Second, as PR practitioners start reaching out to blogs... as they should, and as most of us have preached, dare I say ad nauseaum, we have to expect mistakes. Given the ongoing commentary on PR blogs about the general quality of much PR practice, we shouldn't be surprised if some PR agency efforts at blogger relations are better than others. I have no particular opinion about Edelman's blogger outreach program. Time will tell whether it was good, bad or something in between. I am certain however, that no blogger outreach program will be (or should be) successful without complete transparency. You MUST be completely honest about your role and your vested interests. And not surprised if your entire campaign is published on a blog somewhere.
Again, a comparison. When I started to get a great deal of media exposure as spokesperson for Cyber Patrol in the late 90s, I was very careful to make sure that my public statements passed the ultimate test: would I be embarassed if this were on the front page of the NY Times? Different times, same general principal. Ain't no such thing as "off the record."
Moving on, conferences. Without a doubt, the model of conferences where the panel is presumed to be the "experts" and the audience the "students" is outmoded. In tech and in marketing, the two arenas where I have spent most of my professional career, the audience often knows as much, or more, than the panelists. I've written about this here a bit, and it was one of the inspirations for the Room of Your Own proposal for Business Blogging currently under consideration for BlogHer 06. Our idea is that the panelists are there to kick off the discussion, but in fact the entire audience is the panel, and an active part in building our takeaway "best practices" for business bloggers.
This week, some smart bloggers asked some great questions about the "conference issue:"
- Kent Newsome, This is not the summer camp I remember
- Christopher Carfi, On The Conference Thing: Etech, SXSW, Unconferences and Monocultures
In the category of smart business advice:
- PR Squared has a series of three posts of "bad advice" about customer references which of course are excellent advice for PR and MarCom pros. Here they are: one, two, three
- Converstations gives some great advice on how to best write your posts in A Blog Posting Mantra.
- And Jill Konrath has some great advice on thinking like your customer.
In the news:
- Boing Boing continues its campaign against Smart Filter
- Google settles a click fraud case. I remember asking an SEO rep about click fraud about a year ago. "Not a big problem," she said. Yeah right.
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Random acts of blogging
For today, I have a whole bunch of interesting stuff to comment on that has accumulated over the past month or so, while I was feverishly working so I could take two weeks off, followed by the mostly off-line vacation.
In no particular order.
Blog comment spam: I increasingly find myself the victim of blog comment spam. I usually just delete it and move on. Here are two takes on the issue: from Blog Business World, some ideas for how to manage it and from Jeremy Pepper, some words about blogs that do not allow comments for fear of spam.
One thing I am thinking about: I have noticed that the comment spam always seems to be on the same old posts, leading me to suspect a script of some sort. I AM considering turning off comments on these older posts, with a note explaining why comments have been turned off for any legit folks who want to comment on the topics.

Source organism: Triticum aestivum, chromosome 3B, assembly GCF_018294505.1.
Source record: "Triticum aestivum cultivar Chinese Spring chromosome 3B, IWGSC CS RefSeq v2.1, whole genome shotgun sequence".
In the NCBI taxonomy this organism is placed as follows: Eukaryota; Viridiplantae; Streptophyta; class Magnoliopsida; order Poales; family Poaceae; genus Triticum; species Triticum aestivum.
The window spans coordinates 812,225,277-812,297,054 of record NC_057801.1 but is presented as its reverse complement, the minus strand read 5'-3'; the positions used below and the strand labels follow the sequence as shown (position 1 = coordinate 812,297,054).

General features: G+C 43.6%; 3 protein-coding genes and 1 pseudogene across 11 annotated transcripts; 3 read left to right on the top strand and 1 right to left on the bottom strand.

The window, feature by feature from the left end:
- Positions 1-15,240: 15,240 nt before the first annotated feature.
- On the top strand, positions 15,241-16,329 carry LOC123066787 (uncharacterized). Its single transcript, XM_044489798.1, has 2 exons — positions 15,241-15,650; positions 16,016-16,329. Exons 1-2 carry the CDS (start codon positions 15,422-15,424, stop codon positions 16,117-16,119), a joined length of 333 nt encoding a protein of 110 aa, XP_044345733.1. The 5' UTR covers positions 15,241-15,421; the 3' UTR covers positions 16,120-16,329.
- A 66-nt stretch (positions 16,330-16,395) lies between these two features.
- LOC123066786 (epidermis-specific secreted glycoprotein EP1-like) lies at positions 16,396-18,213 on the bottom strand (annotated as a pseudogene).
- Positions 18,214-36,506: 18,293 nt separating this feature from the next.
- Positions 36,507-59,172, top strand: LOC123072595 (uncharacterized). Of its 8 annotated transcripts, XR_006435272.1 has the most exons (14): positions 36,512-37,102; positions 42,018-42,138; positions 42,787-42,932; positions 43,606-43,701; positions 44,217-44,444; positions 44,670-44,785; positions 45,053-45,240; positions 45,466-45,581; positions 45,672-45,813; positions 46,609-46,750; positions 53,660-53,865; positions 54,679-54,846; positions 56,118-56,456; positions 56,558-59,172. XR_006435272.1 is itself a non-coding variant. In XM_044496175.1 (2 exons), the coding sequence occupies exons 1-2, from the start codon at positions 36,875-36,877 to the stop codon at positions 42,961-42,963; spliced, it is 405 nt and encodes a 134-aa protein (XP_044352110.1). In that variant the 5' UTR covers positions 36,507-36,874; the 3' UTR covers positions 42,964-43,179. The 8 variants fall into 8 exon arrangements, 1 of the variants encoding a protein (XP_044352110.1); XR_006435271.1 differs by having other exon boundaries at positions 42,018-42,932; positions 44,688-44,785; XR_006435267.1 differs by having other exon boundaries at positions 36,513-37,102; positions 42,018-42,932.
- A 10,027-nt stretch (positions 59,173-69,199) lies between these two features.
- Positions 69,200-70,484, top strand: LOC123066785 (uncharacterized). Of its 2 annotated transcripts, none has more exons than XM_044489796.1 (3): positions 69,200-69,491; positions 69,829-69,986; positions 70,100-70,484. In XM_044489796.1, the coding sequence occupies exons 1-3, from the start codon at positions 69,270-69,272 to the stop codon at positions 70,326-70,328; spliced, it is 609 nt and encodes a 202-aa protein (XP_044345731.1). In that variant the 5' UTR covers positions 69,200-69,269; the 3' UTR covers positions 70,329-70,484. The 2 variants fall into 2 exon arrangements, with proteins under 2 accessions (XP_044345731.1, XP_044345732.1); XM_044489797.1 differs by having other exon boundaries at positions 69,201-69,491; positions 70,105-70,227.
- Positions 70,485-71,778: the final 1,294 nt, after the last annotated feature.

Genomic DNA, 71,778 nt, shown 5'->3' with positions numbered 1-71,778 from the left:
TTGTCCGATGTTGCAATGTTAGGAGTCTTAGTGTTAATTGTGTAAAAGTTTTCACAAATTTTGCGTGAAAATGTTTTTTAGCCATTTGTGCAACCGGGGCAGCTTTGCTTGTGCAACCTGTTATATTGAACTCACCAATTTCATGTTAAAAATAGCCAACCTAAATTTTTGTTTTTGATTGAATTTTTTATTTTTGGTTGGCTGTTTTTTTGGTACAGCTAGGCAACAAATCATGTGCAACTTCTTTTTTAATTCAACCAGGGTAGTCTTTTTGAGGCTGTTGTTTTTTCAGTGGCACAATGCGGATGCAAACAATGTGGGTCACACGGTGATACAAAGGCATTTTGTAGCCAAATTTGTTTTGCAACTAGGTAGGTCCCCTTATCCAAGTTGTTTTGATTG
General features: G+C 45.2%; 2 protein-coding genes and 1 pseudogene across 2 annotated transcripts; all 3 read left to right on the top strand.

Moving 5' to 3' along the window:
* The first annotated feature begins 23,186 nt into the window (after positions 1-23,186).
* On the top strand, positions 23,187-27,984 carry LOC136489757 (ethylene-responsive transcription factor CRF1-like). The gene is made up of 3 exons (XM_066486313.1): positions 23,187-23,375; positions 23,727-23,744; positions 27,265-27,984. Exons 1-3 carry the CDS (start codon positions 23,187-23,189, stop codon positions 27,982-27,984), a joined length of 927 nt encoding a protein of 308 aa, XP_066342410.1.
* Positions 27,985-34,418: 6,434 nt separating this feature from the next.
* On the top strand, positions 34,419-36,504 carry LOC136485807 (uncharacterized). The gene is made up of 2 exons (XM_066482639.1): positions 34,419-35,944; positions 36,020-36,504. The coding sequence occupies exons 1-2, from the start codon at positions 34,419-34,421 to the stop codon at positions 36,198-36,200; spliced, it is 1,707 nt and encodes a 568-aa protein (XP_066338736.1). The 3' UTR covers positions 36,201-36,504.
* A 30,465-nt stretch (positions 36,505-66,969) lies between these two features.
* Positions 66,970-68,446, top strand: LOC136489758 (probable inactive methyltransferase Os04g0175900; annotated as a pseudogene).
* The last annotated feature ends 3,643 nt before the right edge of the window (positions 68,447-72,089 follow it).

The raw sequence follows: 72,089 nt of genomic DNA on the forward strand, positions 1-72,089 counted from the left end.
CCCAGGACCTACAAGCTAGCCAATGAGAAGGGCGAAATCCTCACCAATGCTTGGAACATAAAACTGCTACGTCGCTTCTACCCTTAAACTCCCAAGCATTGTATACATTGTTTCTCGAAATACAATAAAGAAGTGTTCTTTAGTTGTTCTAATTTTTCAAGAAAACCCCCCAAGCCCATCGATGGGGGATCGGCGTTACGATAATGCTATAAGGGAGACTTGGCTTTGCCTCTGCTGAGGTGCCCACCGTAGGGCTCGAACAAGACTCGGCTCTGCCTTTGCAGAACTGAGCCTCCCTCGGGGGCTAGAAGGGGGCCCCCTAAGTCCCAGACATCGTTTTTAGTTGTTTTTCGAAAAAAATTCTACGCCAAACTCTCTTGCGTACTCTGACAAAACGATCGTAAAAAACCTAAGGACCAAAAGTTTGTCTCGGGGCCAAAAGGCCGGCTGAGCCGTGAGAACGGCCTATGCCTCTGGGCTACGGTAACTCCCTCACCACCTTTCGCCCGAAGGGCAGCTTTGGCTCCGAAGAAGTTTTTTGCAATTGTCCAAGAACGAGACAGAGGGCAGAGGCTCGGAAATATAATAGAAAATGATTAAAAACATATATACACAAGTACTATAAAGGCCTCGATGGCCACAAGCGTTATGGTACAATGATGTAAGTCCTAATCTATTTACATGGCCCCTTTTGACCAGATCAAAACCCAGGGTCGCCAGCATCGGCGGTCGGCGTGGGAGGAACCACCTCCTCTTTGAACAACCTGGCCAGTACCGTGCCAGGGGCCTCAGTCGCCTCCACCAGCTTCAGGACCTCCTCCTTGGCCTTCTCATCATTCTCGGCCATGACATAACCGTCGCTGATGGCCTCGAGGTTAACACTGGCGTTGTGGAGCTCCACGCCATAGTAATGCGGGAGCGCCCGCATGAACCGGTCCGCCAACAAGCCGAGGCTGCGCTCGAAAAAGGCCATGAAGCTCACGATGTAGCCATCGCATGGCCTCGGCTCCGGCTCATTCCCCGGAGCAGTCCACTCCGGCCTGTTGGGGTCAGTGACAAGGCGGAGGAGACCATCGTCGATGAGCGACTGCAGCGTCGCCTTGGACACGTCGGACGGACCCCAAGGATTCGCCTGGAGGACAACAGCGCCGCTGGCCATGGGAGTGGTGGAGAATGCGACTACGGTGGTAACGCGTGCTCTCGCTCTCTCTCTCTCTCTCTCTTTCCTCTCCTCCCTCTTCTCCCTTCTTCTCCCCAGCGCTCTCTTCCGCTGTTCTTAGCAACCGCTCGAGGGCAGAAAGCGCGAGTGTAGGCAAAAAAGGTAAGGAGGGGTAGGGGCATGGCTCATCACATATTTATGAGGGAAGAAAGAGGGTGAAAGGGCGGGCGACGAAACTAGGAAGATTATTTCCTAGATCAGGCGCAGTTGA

Web 2.0. Okay, I am trying, really, to understand why we need to define a Web 2.0. Sexist though it may be, I'm wondering, is this kind of a "guy thing" -- the need to define and box up things? How does any of this help customers and who really cares? Why do we have to put it in a box? Because as Elisa Camahort says in her post, a version number implies something finished and definable,and that ain't the web that I know.
Seriously, please, can someone explain to me what Web 2.0 is all about, other than a way for companies to promote their offerings ("Web 2.0 compatible, whatever that is), and for consultants and analysts to make money explaining it to everyone. Simple words please. I'm just wondering, "where's the beef?"
Here are a number of other posts about Web 2.0. I've read 'em all, and I am still confused....
- From Blog Business Summit, how NY TImes omitted blogs from article about Web 2.0
- Corporate Blogging Blog, the value of Web 2.0
- Emergence Marketing, The fanaticism around web 2.0 tools sometimes confuses me...
- NevOn, Understanding Web 2.0
- Jeremy Pepper, Do Web 2.0 companies have launch parties
I would be remiss if I didn't comment on the call to action by Steve Rubel for PR agencies to figure out this new media thing. Huh?! If you don't know what I'm talking about, actually you are very lucky -- it is a tempest in a very small teapot, a major ego-fest and I am 100% with David Parmet: YAWN!! He has the link in his post to the memeorandum thread if you have the inclination.
Those who are doing things will just keep on doing. If you want to posture, position and pontificate, go for it, help yourself to happiness. I'd rather just get on with it. Some other interesting commentary on same:
- Robert French on leaving out PR educators
- Niall Cook channeling Rodney King: Can't we all find a way to get along?
- Jeremy Pepper, One Step Forward Two Steps Back
Character blogs. As many of my readers know, I have strong opinions about character blogs --I believe they are a valid blog form, albeit hard to do well. About a year ago, this debate took off flying. A year later, here are a couple of anniversary commentaries:
That's it for random acts of blogging. This weekend I will start my end of year series.....